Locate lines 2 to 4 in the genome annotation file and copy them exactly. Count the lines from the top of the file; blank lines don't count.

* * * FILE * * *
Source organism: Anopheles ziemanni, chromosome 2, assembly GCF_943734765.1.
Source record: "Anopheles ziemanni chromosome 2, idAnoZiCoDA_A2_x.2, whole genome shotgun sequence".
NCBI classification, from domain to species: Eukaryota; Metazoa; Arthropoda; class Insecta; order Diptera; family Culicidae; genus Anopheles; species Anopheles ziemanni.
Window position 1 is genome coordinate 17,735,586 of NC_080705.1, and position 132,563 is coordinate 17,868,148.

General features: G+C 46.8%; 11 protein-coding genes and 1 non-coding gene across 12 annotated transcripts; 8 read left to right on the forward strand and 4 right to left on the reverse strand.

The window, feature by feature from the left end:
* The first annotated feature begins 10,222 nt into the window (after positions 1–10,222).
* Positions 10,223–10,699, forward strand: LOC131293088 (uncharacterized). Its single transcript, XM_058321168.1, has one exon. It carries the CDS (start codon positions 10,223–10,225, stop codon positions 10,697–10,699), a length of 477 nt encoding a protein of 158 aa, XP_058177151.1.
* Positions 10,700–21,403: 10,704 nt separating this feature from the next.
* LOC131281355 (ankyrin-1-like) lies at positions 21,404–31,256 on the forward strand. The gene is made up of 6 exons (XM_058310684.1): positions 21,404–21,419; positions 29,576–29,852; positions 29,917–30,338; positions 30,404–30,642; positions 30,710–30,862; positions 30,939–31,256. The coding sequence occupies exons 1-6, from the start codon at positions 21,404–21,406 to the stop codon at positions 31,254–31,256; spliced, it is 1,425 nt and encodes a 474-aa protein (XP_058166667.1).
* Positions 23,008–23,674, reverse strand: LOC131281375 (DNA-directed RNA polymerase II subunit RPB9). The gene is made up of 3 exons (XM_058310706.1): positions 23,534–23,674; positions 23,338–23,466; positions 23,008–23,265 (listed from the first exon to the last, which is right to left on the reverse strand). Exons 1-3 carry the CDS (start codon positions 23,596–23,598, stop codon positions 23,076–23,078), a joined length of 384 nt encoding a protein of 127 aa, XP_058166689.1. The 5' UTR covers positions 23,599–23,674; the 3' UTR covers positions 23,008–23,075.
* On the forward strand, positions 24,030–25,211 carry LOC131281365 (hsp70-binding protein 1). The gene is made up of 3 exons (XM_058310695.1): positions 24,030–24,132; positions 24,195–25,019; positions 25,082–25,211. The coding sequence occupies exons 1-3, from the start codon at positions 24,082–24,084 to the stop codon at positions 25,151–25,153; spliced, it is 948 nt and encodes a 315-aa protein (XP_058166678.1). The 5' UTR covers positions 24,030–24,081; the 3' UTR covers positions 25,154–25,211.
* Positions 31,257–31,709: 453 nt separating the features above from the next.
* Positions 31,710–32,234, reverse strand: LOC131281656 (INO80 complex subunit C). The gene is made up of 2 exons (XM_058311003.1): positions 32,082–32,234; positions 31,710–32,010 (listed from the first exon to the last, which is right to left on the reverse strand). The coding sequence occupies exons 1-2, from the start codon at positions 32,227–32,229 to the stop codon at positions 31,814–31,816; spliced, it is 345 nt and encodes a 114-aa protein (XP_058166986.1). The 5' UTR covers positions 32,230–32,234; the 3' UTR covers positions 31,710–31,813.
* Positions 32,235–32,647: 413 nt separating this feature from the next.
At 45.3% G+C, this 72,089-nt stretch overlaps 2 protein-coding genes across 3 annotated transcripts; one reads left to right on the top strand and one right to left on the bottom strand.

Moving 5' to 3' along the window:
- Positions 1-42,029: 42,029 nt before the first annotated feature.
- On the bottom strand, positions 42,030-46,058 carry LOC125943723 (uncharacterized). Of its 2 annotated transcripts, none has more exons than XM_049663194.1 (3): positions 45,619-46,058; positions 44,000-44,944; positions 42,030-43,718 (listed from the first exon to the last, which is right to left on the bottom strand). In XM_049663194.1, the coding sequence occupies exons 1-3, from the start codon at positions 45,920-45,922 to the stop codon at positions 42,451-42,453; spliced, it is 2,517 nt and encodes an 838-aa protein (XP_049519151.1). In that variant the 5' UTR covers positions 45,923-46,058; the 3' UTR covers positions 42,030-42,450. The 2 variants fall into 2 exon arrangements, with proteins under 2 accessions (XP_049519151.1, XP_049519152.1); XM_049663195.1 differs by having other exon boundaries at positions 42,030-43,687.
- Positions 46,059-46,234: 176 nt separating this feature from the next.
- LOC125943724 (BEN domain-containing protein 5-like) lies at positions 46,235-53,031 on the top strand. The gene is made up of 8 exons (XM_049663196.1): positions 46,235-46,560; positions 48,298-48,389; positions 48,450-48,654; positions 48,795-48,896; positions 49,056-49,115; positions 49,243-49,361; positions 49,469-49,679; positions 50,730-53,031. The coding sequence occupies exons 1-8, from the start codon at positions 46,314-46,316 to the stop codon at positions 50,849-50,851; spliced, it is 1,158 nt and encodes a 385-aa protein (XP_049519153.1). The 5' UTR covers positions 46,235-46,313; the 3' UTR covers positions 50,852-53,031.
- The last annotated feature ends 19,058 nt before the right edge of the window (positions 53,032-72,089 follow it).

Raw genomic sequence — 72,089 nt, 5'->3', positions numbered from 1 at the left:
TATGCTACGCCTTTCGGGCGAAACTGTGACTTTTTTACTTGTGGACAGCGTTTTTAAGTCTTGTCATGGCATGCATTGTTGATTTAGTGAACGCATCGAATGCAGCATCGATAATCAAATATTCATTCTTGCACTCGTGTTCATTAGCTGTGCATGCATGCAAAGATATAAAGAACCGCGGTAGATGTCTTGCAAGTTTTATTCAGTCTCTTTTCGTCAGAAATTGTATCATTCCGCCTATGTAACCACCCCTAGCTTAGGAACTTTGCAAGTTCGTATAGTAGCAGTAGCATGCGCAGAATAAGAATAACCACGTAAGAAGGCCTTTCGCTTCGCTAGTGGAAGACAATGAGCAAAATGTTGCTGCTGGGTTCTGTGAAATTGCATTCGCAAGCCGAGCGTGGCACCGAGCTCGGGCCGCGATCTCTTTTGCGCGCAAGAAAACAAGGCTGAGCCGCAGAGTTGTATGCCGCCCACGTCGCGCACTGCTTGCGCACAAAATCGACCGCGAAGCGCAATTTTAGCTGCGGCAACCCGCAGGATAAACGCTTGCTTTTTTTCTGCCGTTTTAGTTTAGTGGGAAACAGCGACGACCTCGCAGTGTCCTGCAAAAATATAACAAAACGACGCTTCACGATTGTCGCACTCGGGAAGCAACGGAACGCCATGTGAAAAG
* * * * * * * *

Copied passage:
Source record: "Anopheles ziemanni chromosome 2, idAnoZiCoDA_A2_x.2, whole genome shotgun sequence".
NCBI classification, from domain to species: Eukaryota; Metazoa; Arthropoda; class Insecta; order Diptera; family Culicidae; genus Anopheles; species Anopheles ziemanni.
Window position 1 is genome coordinate 17,735,586 of NC_080705.1, and position 132,563 is coordinate 17,868,148.